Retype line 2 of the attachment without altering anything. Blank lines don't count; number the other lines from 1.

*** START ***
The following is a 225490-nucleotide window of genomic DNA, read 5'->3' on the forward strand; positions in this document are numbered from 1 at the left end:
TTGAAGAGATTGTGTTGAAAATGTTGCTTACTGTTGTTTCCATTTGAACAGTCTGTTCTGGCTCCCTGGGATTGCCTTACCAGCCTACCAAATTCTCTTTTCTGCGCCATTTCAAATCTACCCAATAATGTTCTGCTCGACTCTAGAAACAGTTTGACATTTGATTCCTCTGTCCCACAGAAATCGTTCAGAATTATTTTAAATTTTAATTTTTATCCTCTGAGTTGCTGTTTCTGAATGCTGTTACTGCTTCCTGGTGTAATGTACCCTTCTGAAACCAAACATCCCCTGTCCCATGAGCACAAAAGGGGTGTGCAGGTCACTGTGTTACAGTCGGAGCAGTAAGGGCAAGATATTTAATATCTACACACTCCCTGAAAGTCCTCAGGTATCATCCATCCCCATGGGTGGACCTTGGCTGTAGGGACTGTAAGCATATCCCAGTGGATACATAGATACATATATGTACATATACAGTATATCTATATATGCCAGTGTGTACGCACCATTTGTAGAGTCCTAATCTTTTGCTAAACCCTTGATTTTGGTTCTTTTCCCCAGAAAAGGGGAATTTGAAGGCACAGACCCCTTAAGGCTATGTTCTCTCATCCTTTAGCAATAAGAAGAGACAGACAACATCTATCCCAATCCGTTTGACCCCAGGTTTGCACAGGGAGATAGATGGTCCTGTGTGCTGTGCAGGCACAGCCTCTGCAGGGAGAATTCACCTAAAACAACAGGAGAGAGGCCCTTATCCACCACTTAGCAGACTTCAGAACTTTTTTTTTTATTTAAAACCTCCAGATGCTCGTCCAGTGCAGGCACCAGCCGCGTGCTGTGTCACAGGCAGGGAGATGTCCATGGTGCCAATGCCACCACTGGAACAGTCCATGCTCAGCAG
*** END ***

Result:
TTGAAGAGATTGTGTTGAAAATGTTGCTTACTGTTGTTTCCATTTGAACAGTCTGTTCTGGCTCCCTGGGATTGCCTTACCAGCCTACCAAATTCTCTTTTCTGCGCCATTTCAAATCTACCCAATAATGTTCTGCTCGACTCTAGAAACAGTTTGACATTTGATTCCTCTGTCCCACAGAAATCGTTCAGAATTATTTTAAATTTTAATTTTTATCCTCTGAGTTGCTGTTTCTGAATGCTGTTACTGCTTCCTGGTGTAATGTACCCTTCTGAAACCAAACATCCCCTGTCCCATGAGCACAAAAGGGGTGTGCAGGTCACTGTGTTACAGTCGGAGCAGTAAGGGCAAGATATTTAATATCTACACACTCCCTGAAAGTCCTCAGGTATCATCCATCCCCATGGGTGGACCTTGGCTGTAGGGACTGTAAGCATATCCCAGTGGATACATAGATACATATATGTACATATACAGTATATCTATATATGCCAGTGTGTACGCACCATTTGTAGAGTCCTAATCTTTTGCTAAACCCTTGATTTTGGTTCTTTTCCCCAGAAAAGGGGAATTTGAAGGCACAGACCCCTTAAGGCTATGTTCTCTCATCCTTTAGCAATAAGAAGAGACAGACAACATCTATCCCAATCCGTTTGACCCCAGGTTTGCACAGGGAGATAGATGGTCCTGTGTGCTGTGCAGGCACAGCCTCTGCAGGGAGAATTCACCTAAAACAACAGGAGAGAGGCCCTTATCCACCACTTAGCAGACTTCAGAACTTTTTTTTTTATTTAAAACCTCCAGATGCTCGTCCAGTGCAGGCACCAGCCGCGTGCTGTGTCACAGGCAGGGAGATGTCCATGGTGCCAATGCCACCACTGGAACAGTCCATGCTCAGCAG